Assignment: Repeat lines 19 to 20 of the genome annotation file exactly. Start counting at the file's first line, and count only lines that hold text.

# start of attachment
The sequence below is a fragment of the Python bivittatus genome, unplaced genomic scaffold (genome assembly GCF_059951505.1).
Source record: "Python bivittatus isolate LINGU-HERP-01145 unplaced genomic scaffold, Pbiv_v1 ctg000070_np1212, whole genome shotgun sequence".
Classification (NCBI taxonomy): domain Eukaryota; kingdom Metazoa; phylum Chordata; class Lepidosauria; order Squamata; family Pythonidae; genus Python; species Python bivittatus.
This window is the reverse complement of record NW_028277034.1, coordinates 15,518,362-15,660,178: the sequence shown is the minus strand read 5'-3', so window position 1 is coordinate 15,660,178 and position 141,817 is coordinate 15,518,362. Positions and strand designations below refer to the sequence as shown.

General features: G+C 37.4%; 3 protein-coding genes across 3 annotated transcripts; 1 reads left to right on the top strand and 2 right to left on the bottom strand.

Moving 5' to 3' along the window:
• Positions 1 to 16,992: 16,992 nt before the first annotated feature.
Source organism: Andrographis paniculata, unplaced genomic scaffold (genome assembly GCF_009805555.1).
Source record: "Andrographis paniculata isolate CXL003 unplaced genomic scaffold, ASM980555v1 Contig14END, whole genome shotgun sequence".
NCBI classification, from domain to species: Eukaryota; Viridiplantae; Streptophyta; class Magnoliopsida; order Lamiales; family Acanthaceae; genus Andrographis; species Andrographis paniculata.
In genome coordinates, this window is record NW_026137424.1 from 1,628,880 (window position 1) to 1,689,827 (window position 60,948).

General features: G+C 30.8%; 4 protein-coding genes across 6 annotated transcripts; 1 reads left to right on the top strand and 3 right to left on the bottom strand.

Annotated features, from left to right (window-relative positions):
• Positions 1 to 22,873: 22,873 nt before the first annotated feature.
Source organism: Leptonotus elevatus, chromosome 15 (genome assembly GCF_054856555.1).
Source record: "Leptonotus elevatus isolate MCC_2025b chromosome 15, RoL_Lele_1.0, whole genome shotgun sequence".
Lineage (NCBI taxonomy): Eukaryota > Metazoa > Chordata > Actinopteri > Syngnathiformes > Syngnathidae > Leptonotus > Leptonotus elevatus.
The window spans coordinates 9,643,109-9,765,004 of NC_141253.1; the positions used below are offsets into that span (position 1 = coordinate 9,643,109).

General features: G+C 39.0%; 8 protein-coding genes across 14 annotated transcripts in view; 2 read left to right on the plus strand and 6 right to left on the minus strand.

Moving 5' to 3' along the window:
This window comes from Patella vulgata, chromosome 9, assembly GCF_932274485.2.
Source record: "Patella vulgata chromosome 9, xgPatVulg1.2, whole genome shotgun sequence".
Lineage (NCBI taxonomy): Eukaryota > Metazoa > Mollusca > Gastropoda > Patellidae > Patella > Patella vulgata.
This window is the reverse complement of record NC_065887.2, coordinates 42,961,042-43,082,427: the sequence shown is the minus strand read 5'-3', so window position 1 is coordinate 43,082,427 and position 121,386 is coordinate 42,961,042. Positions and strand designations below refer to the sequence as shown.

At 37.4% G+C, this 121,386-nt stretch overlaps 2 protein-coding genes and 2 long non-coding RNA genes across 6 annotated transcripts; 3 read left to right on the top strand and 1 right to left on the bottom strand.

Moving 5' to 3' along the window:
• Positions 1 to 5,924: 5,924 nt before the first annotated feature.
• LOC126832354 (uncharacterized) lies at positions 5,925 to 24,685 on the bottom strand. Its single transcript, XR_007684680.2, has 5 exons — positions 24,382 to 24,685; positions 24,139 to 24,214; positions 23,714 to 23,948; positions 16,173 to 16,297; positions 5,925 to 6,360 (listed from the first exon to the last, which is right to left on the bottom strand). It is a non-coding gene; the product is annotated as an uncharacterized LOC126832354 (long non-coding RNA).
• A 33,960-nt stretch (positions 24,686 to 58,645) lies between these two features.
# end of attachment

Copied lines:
General features: G+C 39.0%; 8 protein-coding genes across 14 annotated transcripts in view; 2 read left to right on the plus strand and 6 right to left on the minus strand.

Moving 5' to 3' along the window: